Yoga Information: What is Yoga Good For?

Oftentimes when I mention to my friends or roommates that I am leaving to go practice yoga, the response I get is “what is that, stretching?” It seems that in the United States, yoga (which is slowly but surely gaining popularity) has received a somewhat un-rounded treatment in many people’s minds. The practice of yoga, to look at it on its surface, is composed of simple actions and concepts, which can be learned and retained quickly. However, this is only the first baby step in an extremely long journey.

Staying Fit with Yoga Exercises 300x300 Yoga Information: What is Yoga Good For?

Yoga Information: What is Yoga Good For?

It is far too brief to try to describe yoga as simply stretching, or even as a simple physical activity – rather, yoga should be viewed as a way to improve balance, strength, flexibility, and most importantly, what could be briefly described as mental peace. In such a hectic world, many people are bombarded by massive amounts of stress, which in turn have drastic effects on the body. Muscles all over the body become far more tense than is healthy, many people are afflicted with chronic headaches, stomachaches, acid reflux, chronic illness, or other symptoms, which many people regard as simply the normal way life is. However, many practitioners of yoga find that these symptoms tend to diminish or even disappear with the use of yoga. Ashtanga yoga, a popular, 2,000 year old system originally formulated into a single tome by an Indian seer named Patanjali, describes the path of the yoga journey as an eight-limbed journey (ashtanga literally means eight limbs).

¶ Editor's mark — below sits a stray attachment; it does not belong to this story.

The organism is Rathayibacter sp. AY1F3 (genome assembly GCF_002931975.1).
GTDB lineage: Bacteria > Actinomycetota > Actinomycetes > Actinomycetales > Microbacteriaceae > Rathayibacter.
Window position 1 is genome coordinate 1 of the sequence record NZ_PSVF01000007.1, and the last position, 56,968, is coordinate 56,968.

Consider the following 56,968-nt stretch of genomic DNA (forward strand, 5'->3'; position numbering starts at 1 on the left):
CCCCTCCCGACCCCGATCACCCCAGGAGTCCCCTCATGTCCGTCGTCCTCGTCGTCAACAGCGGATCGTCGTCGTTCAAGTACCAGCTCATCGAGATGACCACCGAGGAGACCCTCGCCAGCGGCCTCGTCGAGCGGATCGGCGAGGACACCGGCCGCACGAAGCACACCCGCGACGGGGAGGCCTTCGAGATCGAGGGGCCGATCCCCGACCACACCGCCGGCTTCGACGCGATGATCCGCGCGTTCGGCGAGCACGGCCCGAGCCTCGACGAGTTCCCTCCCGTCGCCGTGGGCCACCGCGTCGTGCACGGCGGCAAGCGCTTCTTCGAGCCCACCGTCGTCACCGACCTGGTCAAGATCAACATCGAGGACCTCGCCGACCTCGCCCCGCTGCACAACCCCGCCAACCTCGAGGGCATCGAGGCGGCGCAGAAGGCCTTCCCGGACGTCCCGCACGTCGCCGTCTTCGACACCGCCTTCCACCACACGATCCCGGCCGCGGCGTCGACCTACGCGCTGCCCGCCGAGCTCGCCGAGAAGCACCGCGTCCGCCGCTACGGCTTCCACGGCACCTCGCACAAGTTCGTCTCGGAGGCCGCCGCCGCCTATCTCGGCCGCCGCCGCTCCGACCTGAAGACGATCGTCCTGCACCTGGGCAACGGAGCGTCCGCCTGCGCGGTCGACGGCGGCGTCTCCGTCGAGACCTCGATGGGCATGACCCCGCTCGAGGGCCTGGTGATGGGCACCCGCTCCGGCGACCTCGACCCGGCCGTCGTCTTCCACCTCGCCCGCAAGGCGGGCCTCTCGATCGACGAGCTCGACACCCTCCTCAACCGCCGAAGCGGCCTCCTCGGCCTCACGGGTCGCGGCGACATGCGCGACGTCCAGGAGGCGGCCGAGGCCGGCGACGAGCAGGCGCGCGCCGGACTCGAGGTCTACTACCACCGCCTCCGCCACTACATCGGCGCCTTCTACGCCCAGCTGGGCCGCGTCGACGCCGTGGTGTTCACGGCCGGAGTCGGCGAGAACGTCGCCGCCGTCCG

The limbs are, extremely briefly, Yama (your behavior when relating to the world), Niyama (your behavior when relating to yourself), Asana (the postures practiced in yoga), Pranayama (recognition of the link between breath, body, and mind), Pratyahara (focus on the internal processes of ourselves), Dharana (concentration on a single thing, long periods of which leads to meditation), Dhyana (meditation, or clearing the mind, producing few to no thoughts at all, and Samadhi (enlightenment – this is the ultimate goal of yoga’s practice, where one feels transcendence of self, connection to all living things, and experience of the divine).

Yoga practice, especially in the United States, has come a long way in the 2,000 years since Patanjali wrote his Yoga Sutras, and some classes and teachers have lost touch with the goals yoga practitioners originally had in mind, leaning rather towards a truncated, asana based yoga practice. However, it is essential to keep in mind that asanas and pranayama practice are not for their own purposes, but rather to further your journey towards Samadhi.

Many people’s first concern is that they don’t have the proper equipment to practice yoga. This is a terrible conception, as no equipment whatsoever is needed, besides your mind and your body, to practice yoga. It can be a nice thing, however, to have a yoga mat to keep you from sliding on slippery surfaces (these are generally made of some variety of no-slip polymer), and comfortable, loose, unrestricting clothes.

To express how to breathe properly, or to do a posture properly, is very difficult on paper. It is highly recommended that you start your journey into yoga by finding a teacher or a club, which exist nearly everywhere. The experience of having a dedicated teacher to help you learn these difficult lessons is a huge help, and you will be amazed by how much more progress you will make there. However, to start out, there are a few basic poses and breathing techniques which can be described to help you begin.